Wednesday, June 3

Mini Reviews: June 3rd Edition [Nintendo Switch eShop]


Liberated [Nindie Choice] - This is a title that easily caught my eye the first time I saw footage of it, the black-and-white comic book style and cinematic qualities of its action are absolutely eye-catching. Getting time to check out only some of the gameplay at PAX East I was a bit concerned that in terms of play it could be a mixed bag. The result is somewhat consistent with that worry, the puzzling and shooting over the four issues and approximately as many hours of play are decent but wouldn’t justify a purchase on their own. Put plainly at times there are just some really funky and awkward animations as well as what feels like initial ideas like quicktime-esque early on that get abandoned as the game progresses, making the action get quite repetitive unfortunately. In theory you have the option to try to go with being stealthy but honestly it’s simply not very effective, once you’re able to aim your gun consistently at head level you’ll find that works far too well to abandon. What redeems those shortcomings and brings the experience together though is the story, which features a dystopian society in the midst of an upheaval, with you spending time in each Issue seeing things through a different set of eyes. If you’re seeking great action you’ll likely be disappointed, but if you’re willing to let a great story with some twists pull you through a reasonably good experience you should find it quite satisfying.


The Takeover [Nindie Choice] - Up until this year while the beat-em-up was pretty well-represented on Switch there wasn’t a clear front-runner in the genre. That really all changed with the release of Streets of Rage 4, and now that really is the bar any other genre title must be measured against. With that in mind The Takeover certainly has a distinctive look, some flair, and some mechanics that set it apart… but it isn’t without its issues. There’s just something in the movement and flow that feels a bit stilted, holding back the action a bit. The somewhat shiny rendered look I think likely fares better on the PC or more powerful consoles, on the Switch it just can have a somewhat odd quality. At the end of the day it is a satisfying brawler and worth your time if you’re a genre fan, competing well against the second-tier titles available, just in the competition to be the best it doesn’t hold up so well.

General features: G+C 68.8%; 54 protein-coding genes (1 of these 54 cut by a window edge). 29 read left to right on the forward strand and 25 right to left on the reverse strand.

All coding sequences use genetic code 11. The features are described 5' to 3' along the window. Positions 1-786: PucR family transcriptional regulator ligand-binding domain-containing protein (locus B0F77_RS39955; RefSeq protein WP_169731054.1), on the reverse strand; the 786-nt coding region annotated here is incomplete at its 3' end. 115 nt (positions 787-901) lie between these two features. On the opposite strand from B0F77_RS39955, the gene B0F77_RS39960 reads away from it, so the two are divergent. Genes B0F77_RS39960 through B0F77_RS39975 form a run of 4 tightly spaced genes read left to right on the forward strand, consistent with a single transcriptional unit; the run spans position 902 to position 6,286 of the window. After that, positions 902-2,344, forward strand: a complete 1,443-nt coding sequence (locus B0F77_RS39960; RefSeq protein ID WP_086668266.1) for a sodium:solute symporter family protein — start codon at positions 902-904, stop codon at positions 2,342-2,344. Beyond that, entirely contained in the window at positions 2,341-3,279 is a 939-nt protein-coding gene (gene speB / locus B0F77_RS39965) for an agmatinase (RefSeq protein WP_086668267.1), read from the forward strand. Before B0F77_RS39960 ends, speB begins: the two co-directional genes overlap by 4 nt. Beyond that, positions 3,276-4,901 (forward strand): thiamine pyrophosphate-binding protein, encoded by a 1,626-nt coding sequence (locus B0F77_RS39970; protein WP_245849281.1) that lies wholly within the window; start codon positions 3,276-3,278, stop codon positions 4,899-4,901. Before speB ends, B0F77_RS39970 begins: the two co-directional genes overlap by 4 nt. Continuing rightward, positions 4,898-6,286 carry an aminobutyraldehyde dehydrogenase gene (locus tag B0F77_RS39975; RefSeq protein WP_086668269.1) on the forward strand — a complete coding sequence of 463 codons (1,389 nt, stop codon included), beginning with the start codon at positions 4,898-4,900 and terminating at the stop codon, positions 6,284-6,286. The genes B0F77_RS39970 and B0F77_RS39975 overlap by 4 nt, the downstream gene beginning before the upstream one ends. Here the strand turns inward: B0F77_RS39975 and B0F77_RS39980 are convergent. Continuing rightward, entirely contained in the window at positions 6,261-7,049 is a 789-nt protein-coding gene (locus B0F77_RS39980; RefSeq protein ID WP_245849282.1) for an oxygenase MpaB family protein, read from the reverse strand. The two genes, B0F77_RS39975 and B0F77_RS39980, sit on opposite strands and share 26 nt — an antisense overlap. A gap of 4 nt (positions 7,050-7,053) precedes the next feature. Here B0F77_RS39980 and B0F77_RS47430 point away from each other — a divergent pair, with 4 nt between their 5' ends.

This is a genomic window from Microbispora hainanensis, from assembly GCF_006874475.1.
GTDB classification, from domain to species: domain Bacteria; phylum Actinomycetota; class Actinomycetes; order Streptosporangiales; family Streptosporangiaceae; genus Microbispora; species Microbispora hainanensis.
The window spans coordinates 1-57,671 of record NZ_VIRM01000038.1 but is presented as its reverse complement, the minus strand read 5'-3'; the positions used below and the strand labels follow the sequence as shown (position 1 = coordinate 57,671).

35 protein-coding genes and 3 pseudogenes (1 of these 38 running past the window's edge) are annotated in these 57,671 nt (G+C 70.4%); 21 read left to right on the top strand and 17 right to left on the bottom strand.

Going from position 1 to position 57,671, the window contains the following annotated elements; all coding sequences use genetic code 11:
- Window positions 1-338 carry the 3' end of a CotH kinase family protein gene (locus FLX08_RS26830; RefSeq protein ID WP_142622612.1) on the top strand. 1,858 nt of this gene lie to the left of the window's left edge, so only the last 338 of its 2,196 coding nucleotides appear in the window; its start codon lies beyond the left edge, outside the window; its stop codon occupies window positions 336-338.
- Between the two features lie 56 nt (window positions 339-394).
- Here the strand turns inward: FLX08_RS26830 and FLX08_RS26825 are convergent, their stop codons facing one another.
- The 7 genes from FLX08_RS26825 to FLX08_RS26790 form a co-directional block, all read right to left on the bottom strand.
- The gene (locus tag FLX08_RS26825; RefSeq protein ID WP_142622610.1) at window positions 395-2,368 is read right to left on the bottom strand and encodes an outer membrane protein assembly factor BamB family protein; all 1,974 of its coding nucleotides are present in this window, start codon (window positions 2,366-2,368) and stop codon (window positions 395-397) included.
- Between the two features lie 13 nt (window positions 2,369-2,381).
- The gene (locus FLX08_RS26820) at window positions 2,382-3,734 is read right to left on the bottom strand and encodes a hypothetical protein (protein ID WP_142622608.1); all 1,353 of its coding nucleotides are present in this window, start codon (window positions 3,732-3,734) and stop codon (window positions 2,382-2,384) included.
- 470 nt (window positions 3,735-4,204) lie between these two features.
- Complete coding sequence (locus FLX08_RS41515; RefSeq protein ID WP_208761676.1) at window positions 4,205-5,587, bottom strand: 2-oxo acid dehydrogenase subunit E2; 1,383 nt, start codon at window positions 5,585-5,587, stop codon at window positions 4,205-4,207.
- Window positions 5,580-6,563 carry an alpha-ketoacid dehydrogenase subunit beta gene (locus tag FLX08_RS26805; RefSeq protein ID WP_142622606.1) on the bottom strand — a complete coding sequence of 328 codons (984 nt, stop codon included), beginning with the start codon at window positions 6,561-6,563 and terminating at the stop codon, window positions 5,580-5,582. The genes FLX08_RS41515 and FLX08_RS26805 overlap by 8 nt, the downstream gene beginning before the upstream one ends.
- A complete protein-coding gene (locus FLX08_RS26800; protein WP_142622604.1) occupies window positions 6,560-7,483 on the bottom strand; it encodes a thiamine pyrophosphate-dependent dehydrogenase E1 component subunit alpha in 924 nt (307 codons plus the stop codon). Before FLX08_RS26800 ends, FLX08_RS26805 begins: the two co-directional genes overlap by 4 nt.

Super Holobunnies: Pause CafĂ© - While indie devs may think that releasing a game with some variety can broaden the appeal and return on the gamer’s investment it can be a problem when things don’t come together well. Unfortunately, in my eyes, that’s the problem for Super Holobunnies, a mix of a pretty ho-hum multiplayer brawler mode, a boss rush mode that lacks context or opportunity to familiarize yourself with the rules of engagement, and a somewhat cumbersome endless runner. With so many multiplayer experiences on Switch it’s hard to get enthusiastic about this one, so the other modes are at least an admirable attempt to provide more content, but they’re difficult to really enjoy as both feel quite picky with their controls. If you’re game for some variety perhaps you’ll find it worthwhile, but the scattershot collection doesn’t really come together.


Strawberry Vinegar - OK, so I’m still not quite sure how I feel about visual novel experiences on dedicated gaming hardware and Strawberry Vinegar, though certainly having a novel premise, is further down that path than most. Lacking much opportunity to make choices or interact you’re really just going to sit through a lot of text, and much of it doesn’t even pair with unique art to help make it feel like there was a real effort behind it. Weird demon here to collect your young girl character’s soul, you’ll need to appease her hunger, your parents are obtuse and clueless… if that really sounds great then more power to you but the lack of player agency and consistent solid visuals to complement the story make it a bit of a bummer even against its visual novel brethren.


WildTrax Racing - So, yeah, when it comes to racing titles the Switch is definitely hurting. Between disappointing mobile conversions and not-so-hot Mario Kart clone attempts there are a few solid indie racers but there’s definitely room for a real contender to come in and shake things up. Unfortunately, with its wildly funky physics, off-road style feeling like an excuse to not really put together tracks and driver AI so much as general environments and driver meandering, and simply a lack of much content WildTrax Racing isn’t that title. Being brutal, it isn’t that title at all. I can work with funky and fun physics and don’t mind there being far more arcade than sim to a game but above all the races in this title are just pretty boring, and without power-ups or anything to liven things up you’re just trying not to slow yourself down in any way or you risk missing the checkpoint. Just it’s a bit of a mess.